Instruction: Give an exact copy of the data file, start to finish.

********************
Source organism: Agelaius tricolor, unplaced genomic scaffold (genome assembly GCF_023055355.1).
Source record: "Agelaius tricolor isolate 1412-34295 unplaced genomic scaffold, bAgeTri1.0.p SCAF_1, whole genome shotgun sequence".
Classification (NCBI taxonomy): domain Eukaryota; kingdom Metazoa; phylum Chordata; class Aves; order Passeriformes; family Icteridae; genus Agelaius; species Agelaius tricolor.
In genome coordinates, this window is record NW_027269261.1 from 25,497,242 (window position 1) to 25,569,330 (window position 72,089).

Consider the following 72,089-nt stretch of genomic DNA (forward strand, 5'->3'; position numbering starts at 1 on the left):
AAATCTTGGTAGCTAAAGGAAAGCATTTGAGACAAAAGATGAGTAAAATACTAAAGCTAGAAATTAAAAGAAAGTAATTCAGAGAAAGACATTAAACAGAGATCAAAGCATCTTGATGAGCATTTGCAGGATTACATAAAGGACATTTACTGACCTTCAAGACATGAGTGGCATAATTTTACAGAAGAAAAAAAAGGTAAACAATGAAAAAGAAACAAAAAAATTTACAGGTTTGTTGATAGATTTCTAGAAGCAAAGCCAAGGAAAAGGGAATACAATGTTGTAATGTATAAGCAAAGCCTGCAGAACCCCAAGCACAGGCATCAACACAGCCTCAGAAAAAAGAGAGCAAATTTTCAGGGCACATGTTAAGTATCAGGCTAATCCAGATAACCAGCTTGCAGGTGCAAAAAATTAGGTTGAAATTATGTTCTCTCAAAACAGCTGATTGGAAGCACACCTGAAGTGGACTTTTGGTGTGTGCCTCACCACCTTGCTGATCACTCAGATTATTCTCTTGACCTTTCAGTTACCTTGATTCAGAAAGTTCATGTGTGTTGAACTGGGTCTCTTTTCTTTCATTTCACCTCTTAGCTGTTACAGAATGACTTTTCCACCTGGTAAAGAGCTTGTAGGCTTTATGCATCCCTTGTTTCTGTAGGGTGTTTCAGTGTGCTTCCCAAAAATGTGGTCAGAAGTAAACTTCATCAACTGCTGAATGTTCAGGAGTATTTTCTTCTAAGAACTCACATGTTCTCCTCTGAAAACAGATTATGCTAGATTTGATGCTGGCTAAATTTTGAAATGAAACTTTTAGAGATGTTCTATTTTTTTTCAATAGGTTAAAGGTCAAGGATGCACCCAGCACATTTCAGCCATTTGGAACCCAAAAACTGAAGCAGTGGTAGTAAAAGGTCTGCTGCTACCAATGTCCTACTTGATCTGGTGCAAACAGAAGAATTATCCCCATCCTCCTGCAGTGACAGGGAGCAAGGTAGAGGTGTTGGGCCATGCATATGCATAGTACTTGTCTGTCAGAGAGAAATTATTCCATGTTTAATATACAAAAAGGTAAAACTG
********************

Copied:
Source organism: Agelaius tricolor, unplaced genomic scaffold (genome assembly GCF_023055355.1).
Source record: "Agelaius tricolor isolate 1412-34295 unplaced genomic scaffold, bAgeTri1.0.p SCAF_1, whole genome shotgun sequence".
Classification (NCBI taxonomy): domain Eukaryota; kingdom Metazoa; phylum Chordata; class Aves; order Passeriformes; family Icteridae; genus Agelaius; species Agelaius tricolor.
In genome coordinates, this window is record NW_027269261.1 from 25,497,242 (window position 1) to 25,569,330 (window position 72,089).

Consider the following 72,089-nt stretch of genomic DNA (forward strand, 5'->3'; position numbering starts at 1 on the left):
AAATCTTGGTAGCTAAAGGAAAGCATTTGAGACAAAAGATGAGTAAAATACTAAAGCTAGAAATTAAAAGAAAGTAATTCAGAGAAAGACATTAAACAGAGATCAAAGCATCTTGATGAGCATTTGCAGGATTACATAAAGGACATTTACTGACCTTCAAGACATGAGTGGCATAATTTTACAGAAGAAAAAAAAGGTAAACAATGAAAAAGAAACAAAAAAATTTACAGGTTTGTTGATAGATTTCTAGAAGCAAAGCCAAGGAAAAGGGAATACAATGTTGTAATGTATAAGCAAAGCCTGCAGAACCCCAAGCACAGGCATCAACACAGCCTCAGAAAAAAGAGAGCAAATTTTCAGGGCACATGTTAAGTATCAGGCTAATCCAGATAACCAGCTTGCAGGTGCAAAAAATTAGGTTGAAATTATGTTCTCTCAAAACAGCTGATTGGAAGCACACCTGAAGTGGACTTTTGGTGTGTGCCTCACCACCTTGCTGATCACTCAGATTATTCTCTTGACCTTTCAGTTACCTTGATTCAGAAAGTTCATGTGTGTTGAACTGGGTCTCTTTTCTTTCATTTCACCTCTTAGCTGTTACAGAATGACTTTTCCACCTGGTAAAGAGCTTGTAGGCTTTATGCATCCCTTGTTTCTGTAGGGTGTTTCAGTGTGCTTCCCAAAAATGTGGTCAGAAGTAAACTTCATCAACTGCTGAATGTTCAGGAGTATTTTCTTCTAAGAACTCACATGTTCTCCTCTGAAAACAGATTATGCTAGATTTGATGCTGGCTAAATTTTGAAATGAAACTTTTAGAGATGTTCTATTTTTTTTCAATAGGTTAAAGGTCAAGGATGCACCCAGCACATTTCAGCCATTTGGAACCCAAAAACTGAAGCAGTGGTAGTAAAAGGTCTGCTGCTACCAATGTCCTACTTGATCTGGTGCAAACAGAAGAATTATCCCCATCCTCCTGCAGTGACAGGGAGCAAGGTAGAGGTGTTGGGCCATGCATATGCATAGTACTTGTCTGTCAGAGAGAAATTATTCCATGTTTAATATACAAAAAGGTAAAACTG